Mega-canyon discovered beneath Greenland ice sheet

Mega-canyon discovered beneath Greenland ice sheet
3-D view of the subglacial canyon, looking northwest from central Greenland. Credit: J. Bamber, University Bristol

A previously unknown canyon hidden beneath two kilometers of ice covering Greenland has been discovered by a group of scientists, led by a team from the University of Bristol.

The canyon is at least 750km long and in places as much as 800m deep and is on the same scale as parts of the Grand Canyon in Arizona, USA.

This remarkable, previously unknown, feature is thought to predate the that has covered Greenland for the last few million years and has the characteristics of a channel. By comparison, the longest river in the UK, the River Severn, is about 350km long and much less wide and deep.

Professor Jonathan Bamber of Bristol's School of Geographical Sciences, lead author of the study, said: "With Google Streetview available for many cities around the world and for everything from population density to happiness one might assume that the landscape of the Earth has been fully explored and mapped. Our research shows there's still a lot left to discover."

The scientists used thousands of kilometers of airborne , collected mainly by NASA and researchers from the UK and Germany over several decades, to piece together the landscape lying beneath the ice sheet that covers most of Greenland and obscures it from view.

At certain frequencies, ice is transparent to which can travel through the ice and bounce off the bedrock underneath. By analysing all the radar data in a consistent way the team discovered a continuous bedrock canyon that extends from almost the centre of the island and ends at its northern extremity in a deep fjord connecting to the Arctic ocean.

Mega-canyon discovered beneath Greenland ice sheet
3-D view of the subglacial canyon, northwest from central Greenland. Credit: J. Bamber, University Bristol

They believe the canyon plays an important role in transporting sub- produced at the bed from the interior to the edge of the ice sheet and ultimately into the ocean. Even before the presence of the ice sheet, going back at least four million years, the evidence suggests the canyon provided a pathway for water from the interior to the coast and was a major fluvial system.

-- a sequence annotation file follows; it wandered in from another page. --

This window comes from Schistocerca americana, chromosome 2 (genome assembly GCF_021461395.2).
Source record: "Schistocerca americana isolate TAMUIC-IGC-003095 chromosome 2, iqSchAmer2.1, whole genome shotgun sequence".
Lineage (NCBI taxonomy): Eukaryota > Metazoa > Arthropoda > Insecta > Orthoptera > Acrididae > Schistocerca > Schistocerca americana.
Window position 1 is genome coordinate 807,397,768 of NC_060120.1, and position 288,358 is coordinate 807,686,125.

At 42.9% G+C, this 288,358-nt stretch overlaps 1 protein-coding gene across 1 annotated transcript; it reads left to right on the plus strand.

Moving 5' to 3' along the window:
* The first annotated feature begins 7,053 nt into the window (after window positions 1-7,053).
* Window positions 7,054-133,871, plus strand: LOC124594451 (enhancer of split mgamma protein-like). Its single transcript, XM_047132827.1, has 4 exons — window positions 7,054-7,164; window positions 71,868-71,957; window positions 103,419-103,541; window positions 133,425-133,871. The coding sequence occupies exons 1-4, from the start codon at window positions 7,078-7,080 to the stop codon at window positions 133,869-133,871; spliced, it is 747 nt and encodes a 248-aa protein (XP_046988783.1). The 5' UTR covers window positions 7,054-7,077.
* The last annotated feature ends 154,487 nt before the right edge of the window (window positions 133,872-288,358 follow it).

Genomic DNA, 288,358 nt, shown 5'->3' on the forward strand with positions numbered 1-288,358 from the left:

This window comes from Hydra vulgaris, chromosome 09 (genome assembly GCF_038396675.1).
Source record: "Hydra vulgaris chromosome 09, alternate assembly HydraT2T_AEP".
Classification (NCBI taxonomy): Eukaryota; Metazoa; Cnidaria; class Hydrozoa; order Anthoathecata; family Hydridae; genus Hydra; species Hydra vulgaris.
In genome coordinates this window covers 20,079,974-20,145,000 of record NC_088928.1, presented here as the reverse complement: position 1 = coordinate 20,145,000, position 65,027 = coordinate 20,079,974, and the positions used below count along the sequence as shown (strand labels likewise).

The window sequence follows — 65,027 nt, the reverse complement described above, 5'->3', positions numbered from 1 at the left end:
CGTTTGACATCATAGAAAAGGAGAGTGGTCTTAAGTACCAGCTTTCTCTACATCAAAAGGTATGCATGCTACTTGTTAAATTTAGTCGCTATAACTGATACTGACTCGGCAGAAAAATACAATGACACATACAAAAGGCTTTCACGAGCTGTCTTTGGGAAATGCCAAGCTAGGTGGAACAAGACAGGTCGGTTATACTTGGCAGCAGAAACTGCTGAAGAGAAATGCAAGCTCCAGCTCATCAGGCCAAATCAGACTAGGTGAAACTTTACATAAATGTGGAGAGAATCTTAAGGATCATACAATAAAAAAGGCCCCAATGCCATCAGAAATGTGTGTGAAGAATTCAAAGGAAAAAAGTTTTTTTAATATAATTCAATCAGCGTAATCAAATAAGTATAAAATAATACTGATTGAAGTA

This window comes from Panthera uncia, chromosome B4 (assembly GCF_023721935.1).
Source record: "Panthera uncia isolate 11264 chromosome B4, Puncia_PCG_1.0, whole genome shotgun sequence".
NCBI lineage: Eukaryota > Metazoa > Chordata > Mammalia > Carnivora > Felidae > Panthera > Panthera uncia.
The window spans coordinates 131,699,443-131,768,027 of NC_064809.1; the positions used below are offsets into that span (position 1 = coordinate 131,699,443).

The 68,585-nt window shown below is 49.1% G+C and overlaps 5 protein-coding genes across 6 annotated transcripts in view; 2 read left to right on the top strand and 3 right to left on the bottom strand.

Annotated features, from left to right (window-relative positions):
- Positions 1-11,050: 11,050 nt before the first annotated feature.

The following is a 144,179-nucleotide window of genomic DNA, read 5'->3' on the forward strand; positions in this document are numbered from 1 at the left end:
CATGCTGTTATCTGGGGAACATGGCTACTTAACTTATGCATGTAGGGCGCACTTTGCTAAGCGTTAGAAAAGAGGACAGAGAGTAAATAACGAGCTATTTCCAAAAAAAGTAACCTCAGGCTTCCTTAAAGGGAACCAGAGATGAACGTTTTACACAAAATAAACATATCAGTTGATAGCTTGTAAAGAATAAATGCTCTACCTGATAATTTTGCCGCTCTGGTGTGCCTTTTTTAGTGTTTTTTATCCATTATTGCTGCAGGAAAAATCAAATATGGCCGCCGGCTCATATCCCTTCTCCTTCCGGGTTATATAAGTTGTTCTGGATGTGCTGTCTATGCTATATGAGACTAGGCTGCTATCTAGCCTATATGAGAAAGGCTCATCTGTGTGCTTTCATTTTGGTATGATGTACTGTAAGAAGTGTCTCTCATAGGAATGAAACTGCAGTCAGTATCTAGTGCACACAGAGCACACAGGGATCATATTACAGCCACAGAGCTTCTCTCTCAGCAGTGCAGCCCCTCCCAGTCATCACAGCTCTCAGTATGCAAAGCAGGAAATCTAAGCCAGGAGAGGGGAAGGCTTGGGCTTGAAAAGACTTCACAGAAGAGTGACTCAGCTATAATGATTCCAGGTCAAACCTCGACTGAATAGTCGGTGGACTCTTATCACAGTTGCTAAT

The research was funded by an EU programme called ice2sea and the UK Natural Environment Research Council (NERC).

Professor David Vaughan, ice2sea co-ordinator based at the British Antarctic Survey in Cambridge said: "A discovery of this nature shows that the Earth has not yet given up all its secrets. A 750km canyon preserved under the ice for millions of years is a breathtaking find in itself, but this research is also important in furthering our understanding of Greenland's past. This area's ice sheet contributes to sea level rise and this work can help us put current changes in context."

Hidden for all of human history, a 460-mile-long canyon has been discovered below Greenland's ice sheet. Using radar data from NASA's Operation IceBridge and other airborne campaigns, scientists led by a team from the University of Bristol found the canyon runs from near the center of the island northward to the fjord of the Petermann Glacier. Credit: NASA SVS

Some of the data used in the study came from NASA's Operation IceBridge, a six-year mission which is the largest airborne survey of Earth's polar ice ever flown.

Michael Studinger, Operation IceBridge Project Scientist at NASA Goddard Space Flight Center said: "Two things helped lead to this discovery. It was the enormous amount of data collected by IceBridge and the work of combining it with other datasets into a Greenland-wide compilation of all existing data that makes this feature appear in front of our eyes.

"It is quite remarkable that a 750km-long channel the size of parts of the Grand Canyon is discovered in the 21st century below the Greenland Ice Sheet. It shows how little we still know about the bedrock below large continental ice sheets."

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More information: 'Paleofluvial Mega-Canyon Beneath the Central Greenland Ice Sheet' by Jonathan Bamber, Martin Siegert, Jennifer Griggs, Shawn Marshall and Giorgio Spada, Science, 2013.
Journal information: Science

Citation: Mega-canyon discovered beneath Greenland ice sheet (2013, August 29) retrieved 14 July 2020 from
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